President Bush issued a vigorous call yesterday for the enactment of his energy plan, arguing that it offers a balanced approach for securing the nation's energy future while warning that "tempers will really rise if Congress doesn't pass" the measure.

Speaking before the Energy Efficiency Forum, an annual meeting of energy industry and government officials here, Bush said that "now is the time to stop the debate and the partisan bickering, and pass an energy bill."

Since early in his first term, Bush's energy agenda has languished, the victim of sharp partisan and regional disagreements over the impact of its provisions. His proposal would open environmentally sensitive areas to oil exploration and offer tax breaks to spur the development of cleaner fuels, while encouraging construction of new oil refineries and nuclear power plants for the first time in three decades.

Taken together, Bush said, the measures would help the United States reverse its growing dependence on foreign energy sources. "People got to understand our dependence on foreign oil didn't develop overnight, and it's not going to be fixed overnight," he said. "To solve the problem, our nation needs a comprehensive energy policy."

Continuing a recent string of combative remarks casting Democrats as obstructionist for opposing much of his second-term agenda as his approval rating among Americans plummets to new lows, Bush said voters want Congress to complete work on the energy measure.

"The American people know that an energy bill will not change the price of gas immediately," Bush said. "But they're not going to tolerate inaction in Washington as they watch the underlying problems grow worse. We have a responsibility to confront problems."

Some Democrats have complained that the energy proposals under consideration in Congress offer too few incentives for conservation and the development of renewable energy sources. Also, energy analysts have said that, even if areas now off-limits to oil exploration were opened to drilling, there may be a temporary spike in production but that the long-term trend of growing dependency on foreign oil would continue.

The full Senate this week began consideration of an energy bill; a separate version of the legislation has already cleared the House. The measures would cost billions of dollars in tax breaks and other incentives. Both chambers have also approved budget resolutions calling for Alaska's Arctic National Wildlife Refuge to be opened to drilling, but final votes would have to be taken before that is allowed.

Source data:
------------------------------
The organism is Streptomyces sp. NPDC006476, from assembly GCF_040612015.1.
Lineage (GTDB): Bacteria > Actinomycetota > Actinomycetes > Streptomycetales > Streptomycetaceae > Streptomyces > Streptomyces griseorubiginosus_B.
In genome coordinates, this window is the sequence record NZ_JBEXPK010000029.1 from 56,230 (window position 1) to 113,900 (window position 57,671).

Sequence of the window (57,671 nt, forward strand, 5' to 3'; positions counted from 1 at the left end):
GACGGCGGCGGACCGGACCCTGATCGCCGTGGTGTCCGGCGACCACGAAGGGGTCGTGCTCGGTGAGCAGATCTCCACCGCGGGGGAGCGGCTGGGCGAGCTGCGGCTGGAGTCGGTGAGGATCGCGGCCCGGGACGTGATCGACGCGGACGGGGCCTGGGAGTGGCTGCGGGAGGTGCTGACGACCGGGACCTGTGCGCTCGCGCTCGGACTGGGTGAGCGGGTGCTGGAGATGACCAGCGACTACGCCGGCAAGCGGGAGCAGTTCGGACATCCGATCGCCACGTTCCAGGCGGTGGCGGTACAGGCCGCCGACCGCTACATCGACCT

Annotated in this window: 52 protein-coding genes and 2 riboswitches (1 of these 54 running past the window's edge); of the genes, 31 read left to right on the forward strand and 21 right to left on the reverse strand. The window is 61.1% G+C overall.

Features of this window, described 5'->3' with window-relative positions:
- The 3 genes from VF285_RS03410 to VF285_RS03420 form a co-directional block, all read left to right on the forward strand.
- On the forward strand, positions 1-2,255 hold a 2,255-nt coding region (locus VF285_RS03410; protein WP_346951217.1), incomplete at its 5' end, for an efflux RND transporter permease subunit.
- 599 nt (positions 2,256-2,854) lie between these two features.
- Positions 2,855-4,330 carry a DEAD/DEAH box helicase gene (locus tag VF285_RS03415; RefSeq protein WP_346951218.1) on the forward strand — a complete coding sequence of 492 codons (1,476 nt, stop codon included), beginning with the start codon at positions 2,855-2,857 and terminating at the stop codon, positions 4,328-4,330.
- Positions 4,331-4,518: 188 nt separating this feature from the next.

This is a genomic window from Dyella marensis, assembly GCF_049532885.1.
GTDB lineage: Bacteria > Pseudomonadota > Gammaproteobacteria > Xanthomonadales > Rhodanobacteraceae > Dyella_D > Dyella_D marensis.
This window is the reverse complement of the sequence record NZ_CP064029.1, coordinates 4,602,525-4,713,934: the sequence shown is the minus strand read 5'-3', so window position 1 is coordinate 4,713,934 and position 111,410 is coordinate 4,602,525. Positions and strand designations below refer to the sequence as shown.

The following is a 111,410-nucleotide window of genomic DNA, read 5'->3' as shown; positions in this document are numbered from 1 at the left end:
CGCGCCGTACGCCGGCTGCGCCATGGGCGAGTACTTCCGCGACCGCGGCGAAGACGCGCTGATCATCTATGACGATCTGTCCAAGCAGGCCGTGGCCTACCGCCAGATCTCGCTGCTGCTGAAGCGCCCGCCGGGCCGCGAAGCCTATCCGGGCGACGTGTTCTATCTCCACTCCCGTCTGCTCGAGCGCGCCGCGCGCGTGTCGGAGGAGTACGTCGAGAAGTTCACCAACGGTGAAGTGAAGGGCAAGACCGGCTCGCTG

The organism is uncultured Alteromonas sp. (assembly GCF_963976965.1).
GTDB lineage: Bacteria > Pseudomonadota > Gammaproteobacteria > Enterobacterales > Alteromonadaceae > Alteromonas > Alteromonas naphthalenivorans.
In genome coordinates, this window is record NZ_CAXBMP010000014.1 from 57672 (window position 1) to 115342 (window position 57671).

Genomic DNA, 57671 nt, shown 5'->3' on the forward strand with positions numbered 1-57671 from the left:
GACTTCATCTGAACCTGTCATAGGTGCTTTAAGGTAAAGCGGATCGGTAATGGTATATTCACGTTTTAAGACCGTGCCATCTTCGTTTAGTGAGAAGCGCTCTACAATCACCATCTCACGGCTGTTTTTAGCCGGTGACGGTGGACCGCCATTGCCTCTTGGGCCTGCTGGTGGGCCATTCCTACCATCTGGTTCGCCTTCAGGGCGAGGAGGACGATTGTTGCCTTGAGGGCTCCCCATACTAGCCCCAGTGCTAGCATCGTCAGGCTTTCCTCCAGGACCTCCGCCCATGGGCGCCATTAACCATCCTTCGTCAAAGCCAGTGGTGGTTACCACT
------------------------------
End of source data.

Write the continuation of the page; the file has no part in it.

Although lawmakers have repeatedly failed to approve energy legislation in recent years, lawmakers are more optimistic this time. Part of the reason is that the Senate bill was jointly crafted by Democrats and Republicans, unlike in previous years when Democrats said they were shut out.

The House bill is tilted more toward providing incentives for traditional forms of energy than the legislation under consideration in the Senate, which seeks more incentives for cleaner-burning forms of energy and renewable energy. Still, some Democrats are seeking, on the Senate floor, amendments designed to boost renewable energy production.

"This bill doesn't go far enough in strengthening our national security, spurring our economy and protecting our environment," said Senate Minority Leader Harry M. Reid (D-Nev.). "That is why -- over the next two weeks -- Democrats are going to fight to improve this bill. Democrats have set a goal of reducing imports of foreign oil by 40 percent over the next 20 years."

Environmentalists, meanwhile, say both versions are a costly giveaway to large energy interests and would bring little or no benefit to consumers.

The United States has become increasingly dependent on foreign oil. Last year, the country imported an average of 58 percent of its oil, a percentage that the federal government projects will continue to grow in coming years.

With gasoline prices above $2 a gallon, Bush urged quick action, saying that as Congress continues to debate an energy measure, the problem only grows worse. "The energy bill will help us make better use of the energy supplies we now have, and will make our supply of energy more affordable and more secure for the future," he said.

Bush said he will encourage advances in energy technology among the Group of Eight industrial countries at its meeting July 6 to 8 in Scotland. "When we lower the global demand for oil, Americans will be better off at the gas pump -- and future generations will breathe cleaner air, too," he said.

President Bush prods Congress.